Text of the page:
Financial History Part II – History of Mutual Funds

History of Mutual Funds

Today’s posting will dig into the history books and discuss investments in which the shareowners pool their funds to gain the advantages of scale. Several types qualify under this broad definition including open ended mutual funds, closed end mutual funds, exchange traded funds (ETF), unit investment trusts (UIT), and collective investment trusts (CIT). All share the same characteristic of allowing the shareholders to diversify risk because the pooled sums will permit the purchase of more types of securities than any individual could acquire on their own. The two largest classes are open-ended mutual funds and exchange traded funds so we’ll limit most of the discussion to the history of those two investment vehicles.

The idea of diversifying risk via pooling dates back to 1772-73 in the Dutch Republic. Amsterdam based businessman Abraham van Ketwich created a trust called Eendragt Maakt Magt (“unity creates strength”) with a goal of allowing small investors to pool their funds and diversify. Many Dutch investors recalled the speculative Tulip Bulb Mania of 1636-37 which caused great financial losses when it collapsed. The pooling concept reduced the concentration risk assumed when an individual investor can only purchase a very limited number/type of securities.

The mutual funds that were first introduced to the United States in the 1890’s were of the closed end variety.  Closed end mutual funds are static in the sense that they have a fixed number of outstanding shares with each share representing a constant ownership percentage of the entire investment pool.  An investor buys a “package”, i.e., closed end fund shares, on an exchange from another investor.  Supply and demand dictate the price at which the fund shares change hands during the trading day. There can often be a difference between the price of the fund shares and the net asset value (NAV) of the securities contained in the “package”. This will often take place when the trading volume of the particular fund shares is small, and potential purchasers can only be attracted by a lower price for the fund shares offered. Closed end mutual funds are still available and traded today, however, their relative presence is much smaller than open ended mutual funds and ETF’s.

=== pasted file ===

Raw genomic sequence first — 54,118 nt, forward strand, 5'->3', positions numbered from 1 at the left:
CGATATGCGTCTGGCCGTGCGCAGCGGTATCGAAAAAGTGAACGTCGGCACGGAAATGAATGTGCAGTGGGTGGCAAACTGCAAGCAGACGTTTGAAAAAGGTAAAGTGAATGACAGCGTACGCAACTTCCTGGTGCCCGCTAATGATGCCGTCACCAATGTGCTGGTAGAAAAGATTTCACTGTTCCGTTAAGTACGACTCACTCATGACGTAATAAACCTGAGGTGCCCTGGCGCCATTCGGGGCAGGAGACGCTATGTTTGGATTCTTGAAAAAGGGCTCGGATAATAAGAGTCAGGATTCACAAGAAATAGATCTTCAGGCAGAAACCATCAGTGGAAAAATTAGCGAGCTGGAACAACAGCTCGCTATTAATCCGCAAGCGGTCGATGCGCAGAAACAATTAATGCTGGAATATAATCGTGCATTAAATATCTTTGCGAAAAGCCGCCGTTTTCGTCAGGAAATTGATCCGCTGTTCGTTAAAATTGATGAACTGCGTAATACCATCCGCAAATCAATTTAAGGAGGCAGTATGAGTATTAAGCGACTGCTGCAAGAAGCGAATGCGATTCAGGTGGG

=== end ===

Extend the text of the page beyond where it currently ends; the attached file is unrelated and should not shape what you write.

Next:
The first open ended U.S. mutual fund was established on March 21, 1924 as Massachusetts Investors Trust and is still in existence today as part of the MFS Investment Management fund family. Open ended funds differ from closed end mutual funds in that the shares of the open ended fund are purchased from and/or redeemed at N.A.V at market close from the fund sponsor. This makes open ended mutual fund shares generally more liquid than closed end shares because by law, the fund sponsor must redeem at the NAV price on a daily basis. Open ended funds were slow to catch on however, and by 1929, they only represented about 5% of the industry total assets of $27 billion.

The Wall Street Crash of 1929 and the Great Depression caused many to lose confidence in the financial markets as a whole. As a result, numerous regulations were passed in the 1930’s and in 1940 to re-instill investor confidence. Mutual funds continued to be a small corner of the investment world into the 1950’s when investor confidence in the financial markets returned. Some large mutual fund complexes such as Fidelity, T. Rowe Price, and Capital Group et al began to emerge and they introduced numerous new open-ended mutual funds. These and other fund families marketed the investing skills of their mutual fund managers whose goal was to outperform their relevant benchmark. For many years, virtually all of the available open ended mutual funds were actively managed. Fund companies spent heavily in marketing fund performance and their top fund managers achieved “rock star” status in the financial press.